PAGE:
We can all agree that the death of George Floyd was beyond horrific. An innocent life snubbed out on the will of a white cop. Floyd of course was black. In the ensuing days, the Black Live Matter movement (for lack of a better word) was thrust into the limelight relegating COVID-19 to the back burner of the news cycle. Protests erupted worldwide—some peaceful and some not so peaceful. Damage was done; but more importantly, voices were heard and I believe that right now we are on the precipice of long-overdue and much needed change. That’s great news; but there are some hidden obstacles you may need to consider.
Be wary of social media
Today might be a good day to review your social media. While I hope none of our readers are racists, I am sure that we all have chuckled at a meme at the expense of another person. We may have “liked” it, shared it, or perhaps originated it. Will that come back to haunt you? Quite likely.
To give you an idea of what can happen. A local ice cream shop owner, a true mom and pop shop, was discussing rioting on his personal Facebook page and made the comment “If u act like an animal.. u get treated like an animal.” Not the best comment to make for sure. Well, someone that was privy to his page did a screen shot, passed it around and before you know it, about 40 people are protesting in front of the shop with signs and bullhorns. Protests are still continuing and this morning it took a different turn. The more vulgar messaging had not been shown.
I don’t know if the owners are true racists or if the comment was taken out of context; but I do know that they have lost a lot of business over the past week. Protesters have approached their customers to persuade them to leave and even became argumentative at times. The police have been there daily. All in all, not a good look for a retail business.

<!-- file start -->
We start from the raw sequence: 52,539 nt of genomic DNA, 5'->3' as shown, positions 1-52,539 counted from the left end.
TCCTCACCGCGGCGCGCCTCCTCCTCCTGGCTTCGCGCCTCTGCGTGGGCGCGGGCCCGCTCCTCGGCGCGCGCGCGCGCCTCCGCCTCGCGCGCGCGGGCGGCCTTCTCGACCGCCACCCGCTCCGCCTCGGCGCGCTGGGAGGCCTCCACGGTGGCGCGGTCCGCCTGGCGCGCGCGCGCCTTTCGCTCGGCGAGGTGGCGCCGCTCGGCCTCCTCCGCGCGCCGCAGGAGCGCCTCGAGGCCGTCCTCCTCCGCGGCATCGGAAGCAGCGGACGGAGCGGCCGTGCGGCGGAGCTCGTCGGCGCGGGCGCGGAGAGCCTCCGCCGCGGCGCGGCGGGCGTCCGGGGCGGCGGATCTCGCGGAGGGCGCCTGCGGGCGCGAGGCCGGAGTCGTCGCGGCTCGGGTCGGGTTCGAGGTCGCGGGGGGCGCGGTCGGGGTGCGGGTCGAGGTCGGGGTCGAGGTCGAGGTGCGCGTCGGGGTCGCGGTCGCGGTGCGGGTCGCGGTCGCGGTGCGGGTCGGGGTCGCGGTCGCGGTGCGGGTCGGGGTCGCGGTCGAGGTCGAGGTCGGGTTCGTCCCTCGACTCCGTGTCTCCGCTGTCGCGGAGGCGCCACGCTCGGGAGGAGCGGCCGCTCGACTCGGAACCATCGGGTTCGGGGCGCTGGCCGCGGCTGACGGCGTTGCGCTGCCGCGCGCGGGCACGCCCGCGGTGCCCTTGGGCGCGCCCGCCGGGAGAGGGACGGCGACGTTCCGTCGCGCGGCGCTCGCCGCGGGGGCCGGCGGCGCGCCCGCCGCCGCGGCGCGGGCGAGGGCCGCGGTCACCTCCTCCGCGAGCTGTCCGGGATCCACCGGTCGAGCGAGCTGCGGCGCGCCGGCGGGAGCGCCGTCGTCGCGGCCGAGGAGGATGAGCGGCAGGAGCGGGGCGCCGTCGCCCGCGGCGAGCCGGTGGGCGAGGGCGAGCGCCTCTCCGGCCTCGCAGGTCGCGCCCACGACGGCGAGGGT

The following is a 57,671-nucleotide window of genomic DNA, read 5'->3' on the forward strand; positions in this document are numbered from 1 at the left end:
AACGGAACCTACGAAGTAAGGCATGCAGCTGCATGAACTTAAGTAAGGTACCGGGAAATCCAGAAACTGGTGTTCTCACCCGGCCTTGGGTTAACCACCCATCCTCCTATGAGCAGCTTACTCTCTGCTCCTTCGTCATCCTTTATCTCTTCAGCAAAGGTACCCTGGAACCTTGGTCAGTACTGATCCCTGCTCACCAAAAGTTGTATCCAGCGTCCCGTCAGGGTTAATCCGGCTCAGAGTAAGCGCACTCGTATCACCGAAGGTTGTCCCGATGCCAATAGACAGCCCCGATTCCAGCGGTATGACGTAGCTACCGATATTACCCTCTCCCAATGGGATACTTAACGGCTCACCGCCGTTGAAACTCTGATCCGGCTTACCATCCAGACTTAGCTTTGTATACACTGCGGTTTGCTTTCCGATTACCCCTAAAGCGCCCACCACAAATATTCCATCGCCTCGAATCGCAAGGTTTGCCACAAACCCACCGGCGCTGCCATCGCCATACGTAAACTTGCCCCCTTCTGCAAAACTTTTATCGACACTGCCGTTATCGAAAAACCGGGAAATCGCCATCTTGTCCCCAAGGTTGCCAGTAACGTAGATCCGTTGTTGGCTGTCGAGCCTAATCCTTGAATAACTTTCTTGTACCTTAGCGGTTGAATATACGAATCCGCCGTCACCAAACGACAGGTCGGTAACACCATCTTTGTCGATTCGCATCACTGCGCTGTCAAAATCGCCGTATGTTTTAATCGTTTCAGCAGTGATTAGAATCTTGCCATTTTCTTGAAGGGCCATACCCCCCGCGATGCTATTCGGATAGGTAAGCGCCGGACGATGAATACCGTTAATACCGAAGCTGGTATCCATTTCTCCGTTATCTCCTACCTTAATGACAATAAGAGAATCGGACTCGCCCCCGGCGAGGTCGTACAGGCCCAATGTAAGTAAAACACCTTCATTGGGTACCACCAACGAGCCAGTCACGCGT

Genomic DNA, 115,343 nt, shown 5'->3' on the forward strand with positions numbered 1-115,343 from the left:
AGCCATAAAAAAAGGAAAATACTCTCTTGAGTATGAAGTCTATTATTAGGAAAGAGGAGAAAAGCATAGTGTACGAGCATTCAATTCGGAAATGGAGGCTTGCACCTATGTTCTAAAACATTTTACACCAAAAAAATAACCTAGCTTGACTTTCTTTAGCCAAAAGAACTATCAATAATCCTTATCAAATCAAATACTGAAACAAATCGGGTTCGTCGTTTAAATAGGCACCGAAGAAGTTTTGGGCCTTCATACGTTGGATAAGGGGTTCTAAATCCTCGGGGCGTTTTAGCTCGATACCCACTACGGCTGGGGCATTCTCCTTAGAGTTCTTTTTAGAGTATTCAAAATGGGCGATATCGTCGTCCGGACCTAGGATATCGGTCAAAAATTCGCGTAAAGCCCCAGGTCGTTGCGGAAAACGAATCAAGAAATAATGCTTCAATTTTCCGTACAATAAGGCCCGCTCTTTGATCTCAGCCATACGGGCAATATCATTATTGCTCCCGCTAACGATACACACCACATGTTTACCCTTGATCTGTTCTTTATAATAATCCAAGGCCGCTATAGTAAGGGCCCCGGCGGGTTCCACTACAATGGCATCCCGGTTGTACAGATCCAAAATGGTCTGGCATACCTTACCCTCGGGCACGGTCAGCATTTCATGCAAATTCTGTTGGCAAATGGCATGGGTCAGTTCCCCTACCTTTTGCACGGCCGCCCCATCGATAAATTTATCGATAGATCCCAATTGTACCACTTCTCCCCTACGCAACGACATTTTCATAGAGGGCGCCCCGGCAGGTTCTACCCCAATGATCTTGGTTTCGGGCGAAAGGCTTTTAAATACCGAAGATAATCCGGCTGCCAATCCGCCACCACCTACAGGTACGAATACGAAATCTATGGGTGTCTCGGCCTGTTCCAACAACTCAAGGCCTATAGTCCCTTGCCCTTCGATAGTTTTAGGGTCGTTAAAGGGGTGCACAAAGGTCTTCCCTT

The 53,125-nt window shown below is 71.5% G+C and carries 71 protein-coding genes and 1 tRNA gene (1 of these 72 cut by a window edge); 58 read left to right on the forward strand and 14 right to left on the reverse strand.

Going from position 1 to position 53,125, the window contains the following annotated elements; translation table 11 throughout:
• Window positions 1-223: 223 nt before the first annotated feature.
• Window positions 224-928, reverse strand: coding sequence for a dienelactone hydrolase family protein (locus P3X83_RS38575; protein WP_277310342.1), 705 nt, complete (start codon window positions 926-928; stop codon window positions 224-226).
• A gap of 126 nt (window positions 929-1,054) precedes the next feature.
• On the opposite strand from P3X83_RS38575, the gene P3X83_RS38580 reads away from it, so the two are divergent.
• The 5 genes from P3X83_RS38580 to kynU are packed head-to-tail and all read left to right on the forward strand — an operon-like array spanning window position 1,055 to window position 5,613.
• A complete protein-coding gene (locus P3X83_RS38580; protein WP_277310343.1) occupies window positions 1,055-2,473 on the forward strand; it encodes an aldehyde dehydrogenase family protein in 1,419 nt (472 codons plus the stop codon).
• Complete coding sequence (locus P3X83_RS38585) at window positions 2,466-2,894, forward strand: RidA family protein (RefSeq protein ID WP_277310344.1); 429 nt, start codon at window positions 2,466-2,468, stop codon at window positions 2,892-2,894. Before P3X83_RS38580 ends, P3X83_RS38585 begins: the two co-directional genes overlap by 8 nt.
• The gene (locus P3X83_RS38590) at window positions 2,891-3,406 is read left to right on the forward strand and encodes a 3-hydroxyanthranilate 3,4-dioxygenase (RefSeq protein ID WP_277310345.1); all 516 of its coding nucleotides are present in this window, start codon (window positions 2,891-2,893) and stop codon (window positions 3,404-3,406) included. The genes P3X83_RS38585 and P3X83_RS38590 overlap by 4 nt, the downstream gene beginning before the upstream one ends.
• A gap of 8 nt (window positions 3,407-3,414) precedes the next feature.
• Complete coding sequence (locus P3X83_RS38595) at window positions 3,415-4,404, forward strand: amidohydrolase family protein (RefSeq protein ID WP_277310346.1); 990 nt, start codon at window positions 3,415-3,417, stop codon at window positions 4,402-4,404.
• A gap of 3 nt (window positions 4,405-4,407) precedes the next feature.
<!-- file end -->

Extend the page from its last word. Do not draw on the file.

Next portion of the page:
One of the customers drove up with his family in a company vehicle (had signs on it) and was approached by the protesters. They ignored it and bought their ice cream. Do you have an idea whose business was the site of the next protest because that business “supports racists”?
In a word, this movement is going viral and quite possibly leave a number of businesses in its wake.
So what to do
First off, (and this should go without saying) make sure that your business social media accounts reflect business messaging and nothing offensive.
Look to your personal accounts as well. You are the face of your business and there will be no distinction or separation. I have always had a policy (with a few exceptions) to never “friend” anyone I have not met in person and had some meaningful dialog; it has served me well. Go through your timelines and make sure that any questionable material is deleted or visible only to you. And consider locking down your personal profiles to disallow the public to view the contents.
Keep an eye out on the social media in your town. In my town, there are two lists roving the internets—one for black-owned businesses to support, and another for those that are suspected to be owned by racists, have racist policies, or have somehow supported another suspected racist business. It is a dangerous situation for any business and you need to be vigilant. You may think you are only buying business cards from your local printer, but if they are identified as a racist owned business, you could lose business just because you bought from them.
It is a very stressful time in the US and tensions are running high and it takes a very little spark to set off an explosion. In fact, that fire could be simmering right now without you knowing it. We have enough on our plates right now trying to recover from COVID-19, and anything else could just tip the scales. Forewarned is forearmed.